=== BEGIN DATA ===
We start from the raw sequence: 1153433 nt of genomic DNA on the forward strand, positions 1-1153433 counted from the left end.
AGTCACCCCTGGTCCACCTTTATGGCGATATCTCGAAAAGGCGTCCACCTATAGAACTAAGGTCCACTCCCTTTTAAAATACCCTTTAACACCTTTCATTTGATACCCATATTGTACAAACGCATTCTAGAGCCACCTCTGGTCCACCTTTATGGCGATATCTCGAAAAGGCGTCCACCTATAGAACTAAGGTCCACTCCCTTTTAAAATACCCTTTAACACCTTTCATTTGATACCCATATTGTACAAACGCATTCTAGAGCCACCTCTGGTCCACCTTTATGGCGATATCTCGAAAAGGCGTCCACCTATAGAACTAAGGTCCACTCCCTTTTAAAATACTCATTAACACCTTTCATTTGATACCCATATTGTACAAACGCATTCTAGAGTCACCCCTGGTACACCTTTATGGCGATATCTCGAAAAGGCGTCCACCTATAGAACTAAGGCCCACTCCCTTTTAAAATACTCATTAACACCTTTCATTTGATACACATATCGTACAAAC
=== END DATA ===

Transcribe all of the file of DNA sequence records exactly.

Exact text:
We start from the raw sequence: 1153433 nt of genomic DNA on the forward strand, positions 1-1153433 counted from the left end.
AGTCACCCCTGGTCCACCTTTATGGCGATATCTCGAAAAGGCGTCCACCTATAGAACTAAGGTCCACTCCCTTTTAAAATACCCTTTAACACCTTTCATTTGATACCCATATTGTACAAACGCATTCTAGAGCCACCTCTGGTCCACCTTTATGGCGATATCTCGAAAAGGCGTCCACCTATAGAACTAAGGTCCACTCCCTTTTAAAATACCCTTTAACACCTTTCATTTGATACCCATATTGTACAAACGCATTCTAGAGCCACCTCTGGTCCACCTTTATGGCGATATCTCGAAAAGGCGTCCACCTATAGAACTAAGGTCCACTCCCTTTTAAAATACTCATTAACACCTTTCATTTGATACCCATATTGTACAAACGCATTCTAGAGTCACCCCTGGTACACCTTTATGGCGATATCTCGAAAAGGCGTCCACCTATAGAACTAAGGCCCACTCCCTTTTAAAATACTCATTAACACCTTTCATTTGATACACATATCGTACAAAC